Cancerous and non-cancerous tumors can occur in the skull base and neck, and even benign tumors in these areas may cause symptoms or threaten the health and well-being of a patient.
The MD Anderson Proton Therapy Center treats cancers of the:
The power of protons
Proton therapy allows for the effective treatment of complicated head and neck tumors, while minimizing the radiation dose to vital structures such as the eyes, mouth and brain. Vital physical functions such as vision, smell, taste and swallowing remain virtually untouched when a patient is treated with proton therapy.
Many head and neck cancer patients can benefit from the precision of intensity modulated proton therapy, or IMPT, a treatment offered exclusively at MD Anderson. IMPT delivers protons to the most complicated tumors by focusing a narrow proton beam and essentially "painting" the radiation dose onto the tumor layer by layer.
The need to implant a feeding tube during head and neck treatment, which can occur in up to 60% of standard radiation patients, may be avoided in IMPT patients due to less collateral damage to the oral cavity.
Side effects such as nausea, damage to the salivary glands, loss of taste and endocrine disorders are also reduced with proton therapy. This enables patients to better maintain their weight and hydration, contributing to successful treatment outcomes and substantially improving quality of life both during and after cancer treatment.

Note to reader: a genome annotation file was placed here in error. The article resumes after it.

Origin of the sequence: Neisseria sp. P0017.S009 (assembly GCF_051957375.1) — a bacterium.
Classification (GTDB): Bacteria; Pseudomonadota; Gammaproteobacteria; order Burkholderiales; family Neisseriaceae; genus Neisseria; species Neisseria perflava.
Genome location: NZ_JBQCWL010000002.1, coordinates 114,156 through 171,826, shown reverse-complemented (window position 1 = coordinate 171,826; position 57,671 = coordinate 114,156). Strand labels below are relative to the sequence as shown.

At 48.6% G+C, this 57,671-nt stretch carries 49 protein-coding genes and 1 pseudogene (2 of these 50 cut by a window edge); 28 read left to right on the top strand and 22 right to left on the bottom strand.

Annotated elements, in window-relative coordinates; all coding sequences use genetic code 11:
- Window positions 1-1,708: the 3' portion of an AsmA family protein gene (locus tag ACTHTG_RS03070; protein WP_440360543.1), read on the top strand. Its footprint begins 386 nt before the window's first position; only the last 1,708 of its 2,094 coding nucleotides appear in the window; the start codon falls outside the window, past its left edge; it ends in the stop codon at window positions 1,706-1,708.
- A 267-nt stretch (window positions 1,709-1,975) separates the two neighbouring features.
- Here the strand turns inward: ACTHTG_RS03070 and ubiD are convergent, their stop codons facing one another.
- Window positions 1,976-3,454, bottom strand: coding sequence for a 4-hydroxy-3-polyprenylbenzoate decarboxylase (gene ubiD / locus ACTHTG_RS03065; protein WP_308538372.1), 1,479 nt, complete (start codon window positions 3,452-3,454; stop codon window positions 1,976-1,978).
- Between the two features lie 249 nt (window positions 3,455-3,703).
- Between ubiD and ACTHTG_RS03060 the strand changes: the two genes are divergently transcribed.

This image demonstrates how proton therapy can be more beneficial in sparing important structures on the head and neck area in comparison to traditional radiation (IMRT). In this case proton therapy was able to spare the oral cavity, brain stem, larynx and spinal cord.
Proton Therapy Clinical Trials
Clinical trials underway at the Proton Therapy Center are dedicated to understanding the advantages of protons for treatment of head and neck tumors.
This includes the first randomized Phase II/III trial comparing IMPT to standard conformal radiation therapy in patients with oropharyngeal carcinoma, which occurs at the back of the throat.
The trial aims to measure proton therapy’s ability to reduce a range of side effects common to head and neck cancers.